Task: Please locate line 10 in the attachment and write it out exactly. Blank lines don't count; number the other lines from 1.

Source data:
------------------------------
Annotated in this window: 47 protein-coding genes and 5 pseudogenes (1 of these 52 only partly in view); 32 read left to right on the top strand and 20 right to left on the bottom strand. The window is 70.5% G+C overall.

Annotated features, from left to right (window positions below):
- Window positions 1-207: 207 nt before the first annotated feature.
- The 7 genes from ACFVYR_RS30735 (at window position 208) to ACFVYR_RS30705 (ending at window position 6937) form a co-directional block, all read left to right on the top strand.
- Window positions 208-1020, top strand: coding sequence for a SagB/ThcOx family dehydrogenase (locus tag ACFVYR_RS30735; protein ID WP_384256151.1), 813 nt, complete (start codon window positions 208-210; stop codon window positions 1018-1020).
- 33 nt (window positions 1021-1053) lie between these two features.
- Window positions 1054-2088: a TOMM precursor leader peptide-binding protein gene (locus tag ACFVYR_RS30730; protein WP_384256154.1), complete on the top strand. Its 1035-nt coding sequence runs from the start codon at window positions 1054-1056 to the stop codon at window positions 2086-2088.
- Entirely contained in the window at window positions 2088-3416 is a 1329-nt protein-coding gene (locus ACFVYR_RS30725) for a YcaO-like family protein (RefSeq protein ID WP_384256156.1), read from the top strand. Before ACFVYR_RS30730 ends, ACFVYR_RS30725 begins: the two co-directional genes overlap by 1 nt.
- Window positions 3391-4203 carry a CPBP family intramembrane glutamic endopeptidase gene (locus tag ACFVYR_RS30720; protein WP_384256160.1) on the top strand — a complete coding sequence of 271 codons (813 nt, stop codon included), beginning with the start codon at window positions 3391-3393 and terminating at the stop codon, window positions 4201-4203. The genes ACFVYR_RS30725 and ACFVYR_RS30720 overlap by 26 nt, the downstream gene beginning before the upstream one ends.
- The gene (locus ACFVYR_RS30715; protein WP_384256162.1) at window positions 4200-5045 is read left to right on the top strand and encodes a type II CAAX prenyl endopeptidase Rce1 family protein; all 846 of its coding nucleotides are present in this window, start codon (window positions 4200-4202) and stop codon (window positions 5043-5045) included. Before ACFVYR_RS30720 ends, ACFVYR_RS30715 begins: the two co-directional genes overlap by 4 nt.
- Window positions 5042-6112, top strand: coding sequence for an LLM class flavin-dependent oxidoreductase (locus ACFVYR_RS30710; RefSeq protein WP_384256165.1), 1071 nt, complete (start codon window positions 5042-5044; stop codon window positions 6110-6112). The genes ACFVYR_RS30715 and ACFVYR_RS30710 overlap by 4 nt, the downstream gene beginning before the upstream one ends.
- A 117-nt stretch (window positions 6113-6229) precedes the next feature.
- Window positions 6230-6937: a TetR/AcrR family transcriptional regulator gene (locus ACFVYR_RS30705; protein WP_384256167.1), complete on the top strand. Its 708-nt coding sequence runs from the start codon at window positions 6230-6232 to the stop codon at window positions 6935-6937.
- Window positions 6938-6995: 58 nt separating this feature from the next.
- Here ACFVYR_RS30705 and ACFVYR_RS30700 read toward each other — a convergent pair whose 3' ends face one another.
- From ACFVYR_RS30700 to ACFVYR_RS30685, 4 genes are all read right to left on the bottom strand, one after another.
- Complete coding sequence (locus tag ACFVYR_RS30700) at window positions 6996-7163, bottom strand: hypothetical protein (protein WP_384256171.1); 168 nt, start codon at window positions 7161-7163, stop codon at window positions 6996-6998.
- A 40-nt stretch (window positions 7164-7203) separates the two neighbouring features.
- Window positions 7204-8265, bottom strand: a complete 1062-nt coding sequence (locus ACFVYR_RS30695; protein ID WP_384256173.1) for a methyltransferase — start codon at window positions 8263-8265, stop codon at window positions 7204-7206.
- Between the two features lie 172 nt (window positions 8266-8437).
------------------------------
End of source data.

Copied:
- The gene (locus ACFVYR_RS30715; protein WP_384256162.1) at window positions 4200-5045 is read left to right on the top strand and encodes a type II CAAX prenyl endopeptidase Rce1 family protein; all 846 of its coding nucleotides are present in this window, start codon (window positions 4200-4202) and stop codon (window positions 5043-5045) included. Before ACFVYR_RS30720 ends, ACFVYR_RS30715 begins: the two co-directional genes overlap by 4 nt.